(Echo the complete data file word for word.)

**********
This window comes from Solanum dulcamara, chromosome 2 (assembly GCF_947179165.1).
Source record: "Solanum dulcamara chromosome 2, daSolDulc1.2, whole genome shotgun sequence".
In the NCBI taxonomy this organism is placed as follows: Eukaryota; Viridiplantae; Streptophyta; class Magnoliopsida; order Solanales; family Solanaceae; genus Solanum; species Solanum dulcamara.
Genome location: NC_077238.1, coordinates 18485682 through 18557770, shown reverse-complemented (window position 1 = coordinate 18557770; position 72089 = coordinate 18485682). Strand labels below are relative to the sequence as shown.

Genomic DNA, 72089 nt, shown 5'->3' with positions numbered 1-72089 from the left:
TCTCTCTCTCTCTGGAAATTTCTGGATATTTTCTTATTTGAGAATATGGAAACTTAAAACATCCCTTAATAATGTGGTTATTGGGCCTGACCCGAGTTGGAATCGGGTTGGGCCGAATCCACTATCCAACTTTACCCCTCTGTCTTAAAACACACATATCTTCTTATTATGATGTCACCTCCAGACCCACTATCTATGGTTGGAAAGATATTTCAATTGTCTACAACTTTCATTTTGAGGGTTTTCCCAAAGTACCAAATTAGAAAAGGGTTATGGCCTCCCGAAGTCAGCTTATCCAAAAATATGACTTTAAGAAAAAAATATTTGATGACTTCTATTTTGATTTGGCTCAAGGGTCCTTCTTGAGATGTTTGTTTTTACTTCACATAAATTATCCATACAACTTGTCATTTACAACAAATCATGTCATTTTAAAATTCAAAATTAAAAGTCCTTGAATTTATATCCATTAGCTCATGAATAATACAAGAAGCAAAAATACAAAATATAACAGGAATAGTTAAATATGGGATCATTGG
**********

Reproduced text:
This window comes from Solanum dulcamara, chromosome 2 (assembly GCF_947179165.1).
Source record: "Solanum dulcamara chromosome 2, daSolDulc1.2, whole genome shotgun sequence".
In the NCBI taxonomy this organism is placed as follows: Eukaryota; Viridiplantae; Streptophyta; class Magnoliopsida; order Solanales; family Solanaceae; genus Solanum; species Solanum dulcamara.
Genome location: NC_077238.1, coordinates 18485682 through 18557770, shown reverse-complemented (window position 1 = coordinate 18557770; position 72089 = coordinate 18485682). Strand labels below are relative to the sequence as shown.

Genomic DNA, 72089 nt, shown 5'->3' with positions numbered 1-72089 from the left:
TCTCTCTCTCTCTGGAAATTTCTGGATATTTTCTTATTTGAGAATATGGAAACTTAAAACATCCCTTAATAATGTGGTTATTGGGCCTGACCCGAGTTGGAATCGGGTTGGGCCGAATCCACTATCCAACTTTACCCCTCTGTCTTAAAACACACATATCTTCTTATTATGATGTCACCTCCAGACCCACTATCTATGGTTGGAAAGATATTTCAATTGTCTACAACTTTCATTTTGAGGGTTTTCCCAAAGTACCAAATTAGAAAAGGGTTATGGCCTCCCGAAGTCAGCTTATCCAAAAATATGACTTTAAGAAAAAAATATTTGATGACTTCTATTTTGATTTGGCTCAAGGGTCCTTCTTGAGATGTTTGTTTTTACTTCACATAAATTATCCATACAACTTGTCATTTACAACAAATCATGTCATTTTAAAATTCAAAATTAAAAGTCCTTGAATTTATATCCATTAGCTCATGAATAATACAAGAAGCAAAAATACAAAATATAACAGGAATAGTTAAATATGGGATCATTGG